I was informed that 8:Bit is a video gaming reference. I didn’t know this. It would suggest, that someone who isn’t really into video games, wouldn’t be into a show about it. But said show also features contemporary dance, which I’m into, so I took a gamble of ManDance’s 8:Bit and it payed off.
After a neurological experiment goes completely wrong, two step-brothers are trapped inside a video game where they have to fight to stay alive. It’s a great platform for some amazing creative movement. The first game they are up against is something equivalent to ping pong, but without rackets and complete with amazing jumps and kicks.
They then move on to dancing a couple worlds in the Super Mario Brothers original games, with Nintendo music that highlights their martial arts movement. If you played Nintendo (as I did) in the 80s and 90s (as I did) then you will understand every single reference that moves this performance along, from the game’s music to the bad guys they encounter along the way. They unfortunately die by smooshing and are consequently kicked out of the game.
Their next challenge is Zelda, where they light candles and figure out how to go through doorways but wind up battling each other, one brother as a boss (I’m unsure of the name, as I barely played Zelda because I’d get stuck for months on one part of the game) and the other as Link. Link loses and they are again kicked out of the game.
Then the show quiets down a bit, the boys stuck playing duck hunt, complete with the sound effects. It’s at this point where they talk about the conflict that exists between them, their struggle to connect with each other and the animosity that exists between them. 8:Bit doesn’t try to create a complex narrative involving the relationship between the stepbrothers, but it’s enough to allow the audience to sink their teeth into.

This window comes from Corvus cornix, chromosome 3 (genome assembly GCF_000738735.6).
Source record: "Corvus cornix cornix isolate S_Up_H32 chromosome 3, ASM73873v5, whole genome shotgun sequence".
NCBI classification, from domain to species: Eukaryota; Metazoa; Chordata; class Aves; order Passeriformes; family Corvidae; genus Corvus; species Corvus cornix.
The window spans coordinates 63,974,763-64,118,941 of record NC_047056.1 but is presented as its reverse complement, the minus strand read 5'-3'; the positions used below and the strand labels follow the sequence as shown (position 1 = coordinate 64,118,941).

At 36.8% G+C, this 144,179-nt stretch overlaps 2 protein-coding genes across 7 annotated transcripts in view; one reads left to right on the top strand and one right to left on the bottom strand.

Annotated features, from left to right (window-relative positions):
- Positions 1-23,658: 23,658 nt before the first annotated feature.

The games then lead to more unfamiliar territory for me, including what I think is Grand Theft Auto, though it did include a sequence from Mortal Combat. The dancing in the show is something to behold, as both men move in quick staccato motion complete with backflips and impressive jumps. Ikeda has more fluidity and strength in his movement that you can’t help but watch him most of the time. Lee performed some impressive breakdown moves in the small space at the Lolita Lounge. The only unfortunate part of 8:Bit is that the space is so very small, both Lee and Ikeda could do some outstanding, mesmerizing work with a full stage and room to move.
8:Bit manages to integrate contemporary dance into an accessible, funny, engaging performance. It’s a production for everyone, not just the gamers. It’s a nice breather from all the solo performance in the Calgary Fringe Festival.
8:Bit is part of the Calgary Fringe Festival. It plays 3 more times in the festival. More information is available online.